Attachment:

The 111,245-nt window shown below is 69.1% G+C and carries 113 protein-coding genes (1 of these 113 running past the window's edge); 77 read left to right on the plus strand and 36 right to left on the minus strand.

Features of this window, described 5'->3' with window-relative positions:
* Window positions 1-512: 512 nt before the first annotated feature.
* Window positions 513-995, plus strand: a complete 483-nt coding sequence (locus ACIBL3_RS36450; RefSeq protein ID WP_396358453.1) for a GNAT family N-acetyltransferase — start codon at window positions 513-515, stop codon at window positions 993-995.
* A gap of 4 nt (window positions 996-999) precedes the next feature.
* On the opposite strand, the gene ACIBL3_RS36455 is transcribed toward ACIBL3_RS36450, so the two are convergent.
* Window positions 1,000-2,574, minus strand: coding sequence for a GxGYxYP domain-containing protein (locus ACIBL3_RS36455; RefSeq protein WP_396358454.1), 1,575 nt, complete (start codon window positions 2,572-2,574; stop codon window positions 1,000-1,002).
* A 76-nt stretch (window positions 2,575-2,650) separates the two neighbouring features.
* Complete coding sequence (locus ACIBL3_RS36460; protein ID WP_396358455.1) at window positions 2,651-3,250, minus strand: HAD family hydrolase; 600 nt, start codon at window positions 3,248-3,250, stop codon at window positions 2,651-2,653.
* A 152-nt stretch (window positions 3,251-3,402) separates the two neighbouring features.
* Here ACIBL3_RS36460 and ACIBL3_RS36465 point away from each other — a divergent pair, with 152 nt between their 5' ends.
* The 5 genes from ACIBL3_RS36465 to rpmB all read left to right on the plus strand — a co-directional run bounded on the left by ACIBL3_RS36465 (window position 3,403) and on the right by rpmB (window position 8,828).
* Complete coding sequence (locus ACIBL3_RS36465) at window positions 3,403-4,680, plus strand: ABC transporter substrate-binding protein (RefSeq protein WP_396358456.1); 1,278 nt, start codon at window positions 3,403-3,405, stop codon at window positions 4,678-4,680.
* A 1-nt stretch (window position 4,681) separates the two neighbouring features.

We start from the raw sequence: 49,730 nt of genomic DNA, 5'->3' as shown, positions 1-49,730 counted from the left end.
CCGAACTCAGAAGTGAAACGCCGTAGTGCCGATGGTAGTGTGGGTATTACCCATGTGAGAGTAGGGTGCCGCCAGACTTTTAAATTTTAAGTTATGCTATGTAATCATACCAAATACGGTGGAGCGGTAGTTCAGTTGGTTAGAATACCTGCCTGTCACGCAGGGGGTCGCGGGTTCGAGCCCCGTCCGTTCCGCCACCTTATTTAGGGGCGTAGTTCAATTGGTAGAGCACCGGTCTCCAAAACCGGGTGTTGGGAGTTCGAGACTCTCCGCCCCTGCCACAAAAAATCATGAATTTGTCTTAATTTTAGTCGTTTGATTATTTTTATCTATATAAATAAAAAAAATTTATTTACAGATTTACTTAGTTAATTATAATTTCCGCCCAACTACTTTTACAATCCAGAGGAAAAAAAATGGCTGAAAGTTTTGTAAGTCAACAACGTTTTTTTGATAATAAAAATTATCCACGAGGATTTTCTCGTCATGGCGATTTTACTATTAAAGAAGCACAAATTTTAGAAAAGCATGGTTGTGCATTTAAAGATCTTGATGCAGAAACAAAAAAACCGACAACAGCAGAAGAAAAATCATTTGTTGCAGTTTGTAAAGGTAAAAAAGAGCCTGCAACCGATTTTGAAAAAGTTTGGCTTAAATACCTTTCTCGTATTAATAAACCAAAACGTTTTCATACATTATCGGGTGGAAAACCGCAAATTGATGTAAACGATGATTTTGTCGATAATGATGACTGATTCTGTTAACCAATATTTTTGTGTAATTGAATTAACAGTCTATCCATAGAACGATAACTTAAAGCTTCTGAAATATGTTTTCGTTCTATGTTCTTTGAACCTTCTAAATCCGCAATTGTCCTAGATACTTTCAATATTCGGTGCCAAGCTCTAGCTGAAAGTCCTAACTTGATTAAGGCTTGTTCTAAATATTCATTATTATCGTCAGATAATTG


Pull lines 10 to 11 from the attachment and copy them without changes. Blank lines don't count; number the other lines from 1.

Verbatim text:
* A 152-nt stretch (window positions 3,251-3,402) separates the two neighbouring features.
* Here ACIBL3_RS36460 and ACIBL3_RS36465 point away from each other — a divergent pair, with 152 nt between their 5' ends.